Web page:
Rice and coconuts
Racial discord and religious spats have marred Malaysia's prospects and standing in recent years. A young filmmaker has taken up the issue in a light-hearted movie named after an iconic rice dish said to be symbolic of the Southeast Asian nation.
"Nasi Lemak" (which means rice and coconuts) follows the story of a brash young ethnic Chinese chef who has no choice but to rethink his racial prejudices after he falls on hard times. After losing his restaurant, he is forced to ask for help from a Malay nasi lemak seller he had previously scorned and is sent on a journey to learn how to make the dish.
"The most serious problem in Malaysia is the racial policy," says filmmaker Namewee, a second-generation Malaysian ethnic Chinese, in an interview. He told Reuters he feels the policy should not be defined by skin color but on how poor people are.
The dish nasi lemak is made up of several components such as rice and spicy sambal, each from a different culture. The dish, which is not tossed into one, is said to reflect how the different races live together in Malaysia but maintain their identities.
Racial harmony is a common theme in Namewee's films and music, which argue that a decades-old policy favouring ethnic Malays has bred a culture of inertia among Malays and widespread resentment among the country's minorities.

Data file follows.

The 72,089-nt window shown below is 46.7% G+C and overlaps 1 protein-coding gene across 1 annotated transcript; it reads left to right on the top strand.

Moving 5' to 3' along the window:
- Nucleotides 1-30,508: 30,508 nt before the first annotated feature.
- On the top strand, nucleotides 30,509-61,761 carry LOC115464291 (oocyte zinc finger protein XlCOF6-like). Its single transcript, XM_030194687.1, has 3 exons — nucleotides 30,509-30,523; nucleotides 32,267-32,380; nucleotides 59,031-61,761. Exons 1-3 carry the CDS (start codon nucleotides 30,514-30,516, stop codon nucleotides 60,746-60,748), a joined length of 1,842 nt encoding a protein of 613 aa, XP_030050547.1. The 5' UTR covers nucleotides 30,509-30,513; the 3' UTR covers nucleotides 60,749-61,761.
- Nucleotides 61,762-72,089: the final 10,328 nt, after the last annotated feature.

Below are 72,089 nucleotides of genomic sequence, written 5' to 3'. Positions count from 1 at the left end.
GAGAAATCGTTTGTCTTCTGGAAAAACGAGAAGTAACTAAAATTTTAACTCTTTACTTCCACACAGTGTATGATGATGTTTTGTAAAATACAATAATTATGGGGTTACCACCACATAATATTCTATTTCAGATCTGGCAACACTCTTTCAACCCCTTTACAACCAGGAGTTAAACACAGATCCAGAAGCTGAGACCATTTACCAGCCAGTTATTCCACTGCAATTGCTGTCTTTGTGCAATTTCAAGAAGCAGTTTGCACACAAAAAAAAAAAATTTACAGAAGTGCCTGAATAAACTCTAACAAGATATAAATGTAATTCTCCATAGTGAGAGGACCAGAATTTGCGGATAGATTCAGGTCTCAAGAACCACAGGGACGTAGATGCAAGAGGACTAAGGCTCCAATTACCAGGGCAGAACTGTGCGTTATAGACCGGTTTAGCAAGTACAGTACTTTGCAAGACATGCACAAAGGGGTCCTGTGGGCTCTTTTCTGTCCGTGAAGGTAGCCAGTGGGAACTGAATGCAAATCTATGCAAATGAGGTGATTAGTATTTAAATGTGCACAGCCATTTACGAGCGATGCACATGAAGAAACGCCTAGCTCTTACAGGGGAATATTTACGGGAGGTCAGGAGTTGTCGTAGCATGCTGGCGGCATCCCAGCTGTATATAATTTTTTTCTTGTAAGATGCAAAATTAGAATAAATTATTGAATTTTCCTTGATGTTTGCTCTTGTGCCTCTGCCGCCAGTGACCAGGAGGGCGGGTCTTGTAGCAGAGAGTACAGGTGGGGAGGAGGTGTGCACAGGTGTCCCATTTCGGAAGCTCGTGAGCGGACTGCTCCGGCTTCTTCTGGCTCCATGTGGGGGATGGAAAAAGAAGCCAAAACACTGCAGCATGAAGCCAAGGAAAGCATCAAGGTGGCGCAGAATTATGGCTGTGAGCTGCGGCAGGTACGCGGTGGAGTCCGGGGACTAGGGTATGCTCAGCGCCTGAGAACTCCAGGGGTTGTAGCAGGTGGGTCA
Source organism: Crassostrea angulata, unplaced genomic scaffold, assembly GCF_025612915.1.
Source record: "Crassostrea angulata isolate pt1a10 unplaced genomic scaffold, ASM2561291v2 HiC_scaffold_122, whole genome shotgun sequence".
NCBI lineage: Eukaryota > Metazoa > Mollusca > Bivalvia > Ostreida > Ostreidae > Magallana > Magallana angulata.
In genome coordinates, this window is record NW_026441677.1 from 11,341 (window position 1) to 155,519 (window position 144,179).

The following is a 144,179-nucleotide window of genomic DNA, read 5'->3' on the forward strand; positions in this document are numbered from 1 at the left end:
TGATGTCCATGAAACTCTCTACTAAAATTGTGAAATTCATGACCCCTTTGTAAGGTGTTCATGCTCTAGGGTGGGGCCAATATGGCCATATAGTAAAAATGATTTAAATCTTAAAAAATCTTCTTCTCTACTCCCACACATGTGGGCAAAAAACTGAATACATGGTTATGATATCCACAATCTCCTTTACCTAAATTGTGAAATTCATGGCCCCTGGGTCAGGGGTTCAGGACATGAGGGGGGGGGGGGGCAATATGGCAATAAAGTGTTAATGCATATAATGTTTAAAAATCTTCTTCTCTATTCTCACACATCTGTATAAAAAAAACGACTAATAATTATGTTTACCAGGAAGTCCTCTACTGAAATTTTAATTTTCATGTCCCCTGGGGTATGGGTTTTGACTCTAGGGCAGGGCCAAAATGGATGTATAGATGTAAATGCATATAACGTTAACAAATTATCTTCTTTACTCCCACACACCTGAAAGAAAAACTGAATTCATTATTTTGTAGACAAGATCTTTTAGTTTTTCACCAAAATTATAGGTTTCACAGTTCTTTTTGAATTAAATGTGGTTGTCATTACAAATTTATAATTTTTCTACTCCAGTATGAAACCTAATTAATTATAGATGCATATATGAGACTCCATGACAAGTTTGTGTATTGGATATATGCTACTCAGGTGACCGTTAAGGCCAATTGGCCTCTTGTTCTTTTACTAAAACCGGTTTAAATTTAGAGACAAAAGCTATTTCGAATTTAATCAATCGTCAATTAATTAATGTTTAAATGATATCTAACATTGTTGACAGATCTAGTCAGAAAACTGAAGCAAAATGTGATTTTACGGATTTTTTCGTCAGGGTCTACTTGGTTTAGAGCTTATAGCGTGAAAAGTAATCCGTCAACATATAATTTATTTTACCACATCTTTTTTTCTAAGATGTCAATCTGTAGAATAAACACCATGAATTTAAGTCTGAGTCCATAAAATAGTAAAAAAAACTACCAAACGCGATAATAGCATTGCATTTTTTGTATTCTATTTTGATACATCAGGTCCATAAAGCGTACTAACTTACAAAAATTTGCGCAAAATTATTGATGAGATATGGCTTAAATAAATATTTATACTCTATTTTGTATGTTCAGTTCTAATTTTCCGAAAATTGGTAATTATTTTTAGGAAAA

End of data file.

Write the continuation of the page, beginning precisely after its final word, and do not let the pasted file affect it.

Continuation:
Ethnic divisions in the society
Almost 60 percent of Malaysia's population of 28 million are ethnic Malays and Muslims by birth. They are given preference in jobs, education and business under a policy designed to redistribute national wealth.
High achieving non-Malay students routinely complain of being overlooked for government scholarships, while professionals such as lawyers and architects say Malay firms still tend to be preferred in tendering processes for government jobs and contracts.
Prime Minister Najib Razak has announced that the policy will be reformed but critics say it would be tough to balance the demands of ethnic minorities with the claims of the Malays, who are his core voter base.
There is still hope
Namewee dressed in his trademark beanie, oversized shirt and baggy pants added that, "I hope freedom of speech would be widened." He also called for a faster pace of change.
Namewee, a communcations graduate of a Taiwan university, thinks ethnic relations have actually improved in the last three years, but the progress has been eclipsed by reams of bad press on racial discord.
He believes Malaysia will be able to achieve racial unity within the next five to ten years, driven by a young generation pushing for change and moves by the government and opposition to encourage racial harmony.
Namewee, whose music and short film productions are laden with expletives and sexual innuendo, has jolted a country where open discussions on racial privileges are typically forbidden and debates on morality are cloaked by a conservative exterior.
Nasi Lemak is his first full-length movie, a budget production filmed on less than 320,000 US dollars.
Editor: Grahame Lucas